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Dear parents and care-givers

After four weeks of disruptions, intensive engagements with key stakeholders and a court-ordered mediation process to end the shutdown, I am pleased to share that operations will resume at Nelson Mandela Metropolitan University (NMMU) tomorrow and classes on Tuesday.

We know the shutdown has had a massive impact on our staff, students and their families.

Our students are demotivated, angry and frustrated; and you, as parents and care-givers, were understandably frustrated by a lack of clarity and clear-cut answers. This was further compounded by financial worries and the anxieties you have for your children’s future and welfare.

These concerns were ours too, making it imperative to resolve the impasse with the various student formations and return to the class in order to complete the 2016 academic year.

Agreements reached

Very briefly, there were two outstanding issues that led to the deadlock, namely:

  • The national call for free, quality, decolonised education; and
  • The clearance of all debt for students who qualified for debt and down-payment relief in 2016

NMMU acknowledges that the campaign for free higher education for all is a noble cause, but that it is beyond the authority of any individual university. We have agreed to deploy resources to engage in research and conduct dialogues that will hopefully inform the national roadmap towards the realisation of free higher education for all.

Until then, NMMU remains resolute in its call for free higher education for the poor and financial support for the so-called “missing middle”.

The University has also committed to debt resolution within the next four months for those students who qualified for debt and down-payment relief in 2016.

Peaceful resumption of NMMU operations and academic activities

Throughout the recent national protests, NMMU has sought to avoid the use of force that has seen an escalation of violence throughout the higher education sector in South Africa. The University appreciates that staff and students may be anxious about their safety as they have witnessed what has happened elsewhere.

Through a national directive by government, the South African Police Service (SAPS) were ordered to be present at all university campuses. NMMU is no exception to this decision.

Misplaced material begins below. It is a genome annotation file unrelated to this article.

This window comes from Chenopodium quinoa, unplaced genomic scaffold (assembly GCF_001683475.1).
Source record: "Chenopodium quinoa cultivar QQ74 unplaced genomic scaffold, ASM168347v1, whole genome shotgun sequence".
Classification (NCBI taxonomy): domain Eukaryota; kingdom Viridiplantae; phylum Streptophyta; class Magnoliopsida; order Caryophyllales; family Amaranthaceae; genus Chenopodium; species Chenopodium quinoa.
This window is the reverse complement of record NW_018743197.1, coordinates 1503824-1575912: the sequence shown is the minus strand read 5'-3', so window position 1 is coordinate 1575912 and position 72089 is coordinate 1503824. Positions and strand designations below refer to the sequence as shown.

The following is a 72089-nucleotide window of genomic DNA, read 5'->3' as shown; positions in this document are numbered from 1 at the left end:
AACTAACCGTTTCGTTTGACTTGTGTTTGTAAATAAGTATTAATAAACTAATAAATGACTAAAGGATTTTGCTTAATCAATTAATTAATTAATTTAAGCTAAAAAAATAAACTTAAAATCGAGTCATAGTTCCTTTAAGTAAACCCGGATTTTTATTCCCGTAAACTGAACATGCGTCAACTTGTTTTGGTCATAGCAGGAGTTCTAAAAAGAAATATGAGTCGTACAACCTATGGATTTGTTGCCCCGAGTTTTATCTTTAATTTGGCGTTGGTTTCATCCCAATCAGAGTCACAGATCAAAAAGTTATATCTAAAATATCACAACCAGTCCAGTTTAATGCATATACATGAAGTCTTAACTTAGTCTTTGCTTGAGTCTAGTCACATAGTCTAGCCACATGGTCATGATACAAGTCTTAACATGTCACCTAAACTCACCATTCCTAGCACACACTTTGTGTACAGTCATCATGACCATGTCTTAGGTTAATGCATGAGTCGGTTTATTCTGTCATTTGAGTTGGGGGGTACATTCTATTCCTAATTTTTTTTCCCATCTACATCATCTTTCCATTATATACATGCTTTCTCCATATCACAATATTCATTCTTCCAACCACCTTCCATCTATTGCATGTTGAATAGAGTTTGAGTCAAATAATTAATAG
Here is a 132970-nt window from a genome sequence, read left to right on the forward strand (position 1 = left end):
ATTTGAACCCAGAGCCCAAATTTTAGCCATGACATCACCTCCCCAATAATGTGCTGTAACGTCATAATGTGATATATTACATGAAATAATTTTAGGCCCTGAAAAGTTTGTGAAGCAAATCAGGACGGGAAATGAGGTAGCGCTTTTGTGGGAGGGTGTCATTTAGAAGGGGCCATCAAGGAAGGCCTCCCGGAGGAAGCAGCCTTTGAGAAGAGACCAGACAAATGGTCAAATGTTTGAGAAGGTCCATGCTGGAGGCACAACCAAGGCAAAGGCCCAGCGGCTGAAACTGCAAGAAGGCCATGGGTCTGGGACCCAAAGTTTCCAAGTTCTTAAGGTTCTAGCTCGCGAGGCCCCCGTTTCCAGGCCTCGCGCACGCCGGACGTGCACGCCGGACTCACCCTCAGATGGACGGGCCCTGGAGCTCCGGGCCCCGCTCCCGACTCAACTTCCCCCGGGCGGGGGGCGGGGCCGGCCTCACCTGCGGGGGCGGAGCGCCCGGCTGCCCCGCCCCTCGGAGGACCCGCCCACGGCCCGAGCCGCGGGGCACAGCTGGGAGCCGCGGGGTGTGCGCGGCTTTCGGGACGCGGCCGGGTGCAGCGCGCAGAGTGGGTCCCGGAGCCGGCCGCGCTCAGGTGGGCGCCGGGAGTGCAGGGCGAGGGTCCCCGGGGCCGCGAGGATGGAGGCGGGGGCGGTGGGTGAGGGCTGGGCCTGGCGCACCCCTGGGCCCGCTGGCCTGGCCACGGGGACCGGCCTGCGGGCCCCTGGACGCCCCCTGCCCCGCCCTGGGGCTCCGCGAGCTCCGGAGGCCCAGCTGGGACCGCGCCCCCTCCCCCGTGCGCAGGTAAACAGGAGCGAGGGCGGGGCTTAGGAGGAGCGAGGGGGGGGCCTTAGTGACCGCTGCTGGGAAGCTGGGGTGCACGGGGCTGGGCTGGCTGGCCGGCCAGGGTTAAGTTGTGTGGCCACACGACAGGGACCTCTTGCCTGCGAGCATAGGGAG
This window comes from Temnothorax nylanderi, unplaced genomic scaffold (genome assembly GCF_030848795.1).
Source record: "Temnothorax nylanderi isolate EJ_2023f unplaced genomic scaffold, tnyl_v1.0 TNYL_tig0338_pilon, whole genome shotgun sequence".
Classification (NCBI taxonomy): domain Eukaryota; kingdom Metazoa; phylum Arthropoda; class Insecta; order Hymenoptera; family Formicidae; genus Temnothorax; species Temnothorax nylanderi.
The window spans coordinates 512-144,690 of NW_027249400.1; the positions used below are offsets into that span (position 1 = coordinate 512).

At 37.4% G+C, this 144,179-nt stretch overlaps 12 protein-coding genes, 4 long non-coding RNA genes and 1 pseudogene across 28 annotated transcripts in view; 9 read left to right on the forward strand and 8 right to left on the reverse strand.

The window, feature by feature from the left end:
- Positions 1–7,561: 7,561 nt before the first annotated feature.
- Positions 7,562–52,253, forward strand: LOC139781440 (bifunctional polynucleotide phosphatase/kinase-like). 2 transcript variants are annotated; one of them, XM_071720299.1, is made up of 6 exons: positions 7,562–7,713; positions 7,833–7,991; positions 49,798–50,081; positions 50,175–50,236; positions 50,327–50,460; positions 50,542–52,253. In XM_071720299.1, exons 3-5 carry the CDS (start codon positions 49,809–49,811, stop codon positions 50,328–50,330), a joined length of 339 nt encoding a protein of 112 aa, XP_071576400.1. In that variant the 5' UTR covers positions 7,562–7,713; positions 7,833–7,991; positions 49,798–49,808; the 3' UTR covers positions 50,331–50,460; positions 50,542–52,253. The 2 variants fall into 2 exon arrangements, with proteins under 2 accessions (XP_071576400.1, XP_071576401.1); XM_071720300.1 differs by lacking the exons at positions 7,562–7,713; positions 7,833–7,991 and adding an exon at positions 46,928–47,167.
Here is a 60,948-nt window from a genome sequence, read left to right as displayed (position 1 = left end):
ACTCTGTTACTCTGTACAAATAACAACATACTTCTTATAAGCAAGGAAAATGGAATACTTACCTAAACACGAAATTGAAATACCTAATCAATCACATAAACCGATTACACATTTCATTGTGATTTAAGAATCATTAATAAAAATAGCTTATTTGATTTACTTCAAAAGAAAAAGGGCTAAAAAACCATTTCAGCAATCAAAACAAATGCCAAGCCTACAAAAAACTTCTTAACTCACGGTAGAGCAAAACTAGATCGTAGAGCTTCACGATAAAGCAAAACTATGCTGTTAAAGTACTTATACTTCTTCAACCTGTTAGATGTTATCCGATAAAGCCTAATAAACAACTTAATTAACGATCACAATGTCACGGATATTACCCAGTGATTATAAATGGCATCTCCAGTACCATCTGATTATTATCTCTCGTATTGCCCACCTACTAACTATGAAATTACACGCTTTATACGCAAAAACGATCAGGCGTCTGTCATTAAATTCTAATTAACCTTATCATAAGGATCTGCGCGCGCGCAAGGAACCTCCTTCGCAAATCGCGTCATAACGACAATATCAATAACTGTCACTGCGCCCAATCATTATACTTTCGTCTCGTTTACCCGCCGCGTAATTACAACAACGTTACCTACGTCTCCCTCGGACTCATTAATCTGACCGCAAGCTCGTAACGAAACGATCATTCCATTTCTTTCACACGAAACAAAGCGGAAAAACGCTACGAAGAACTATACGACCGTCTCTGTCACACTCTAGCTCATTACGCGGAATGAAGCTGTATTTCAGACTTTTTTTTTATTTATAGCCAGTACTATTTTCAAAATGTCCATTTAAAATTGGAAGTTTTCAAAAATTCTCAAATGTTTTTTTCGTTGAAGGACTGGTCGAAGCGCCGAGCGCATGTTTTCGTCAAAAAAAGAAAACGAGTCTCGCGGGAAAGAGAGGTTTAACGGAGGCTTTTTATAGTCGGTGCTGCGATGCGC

Furthermore, in response to legal action by a group of parents seeking to compel NMMU to re-open, the University agreed to a court-mediated process. However, this has failed for reasons beyond the control of NMMU.

After careful consideration of the remaining options, and in order to resolve the situation, Management decided to seek an interdict. By means of this interdict, as wellas the agreements reached with the various student formations during the shutdown, NMMU is still seeking a peaceful resumption of the unfinished 2016 academic year.

Given that the issues within NMMU’s control have been resolved, there is no lawful reason why this cannot happen. We therefore appeal to all to conduct themselves in a way that ensures a peaceful resumption of the academic programme.

Recovery plans

While NMMU remained shut, staff worked tirelessly to develop student-friendly academic and operational recovery plans to ensure the year is completed.

These plans cover the academic programme, accommodation support and other operational logistics.

  • Academic recovery plan

The adapted academic calendar assumes that with classes starting on Tuesday 18 October, that lectures will continue for about four weeks, followed by three days of study leave and about three weeks of examinations.

Overarching plans have been drafted, along with more detailed faculty-based plans which are sensitive to the fact that our students have lost momentum in their studies. NMMU has student counselling, wellness and other interventions in place to help students through this transitionary period. 

  • Accommodation recovery plan   

Most student accommodation leases expire at the end of November. While recovery plans are already being made for those students living on-campus and those living in accredited accommodation off-campus, the support for students living off-campus in non-accredited establishmentsis more challenging. We have initiated a process to gather the contact details of these students in Port Elizabeth and George so that we have a data base of those who may require support. We advise you to go to the dedicated website input your details as soon as possible.

This plan, as with all others, will be shared more fully as we move forward.

  • Travel/transport arrangements

As the academic year will stretch into December, we advise you not to make any further travel and transport arrangements until the new exam timetable is shared. If you made arrangements prior to the shutdown on 20 September, please try to postpone them. If this is not possible, then processes will be put in place for you to motivate why you could notchange your plans. Such students, after due consideration, will be given the opportunity of writing special exams next year.

Appeal for support

This has been a hugely trying time for all involved. We apologise once again for the hardship and heartache that the uncertainty relating to the shutdown has caused, and thank you for your understanding.

In the interests of all involved, we appeal to you to proactively encourage your children to persevere and peacefully resume and complete the 2016 academic year.

Please feel free to forward your concerns and queries to so that we can assist further.

Acting Vice-Chancellor: Dr Sibongile Muthwa  

Contact information
Mrs Debbie Derry
Deputy Director: Communication
Tel: 041 504 3057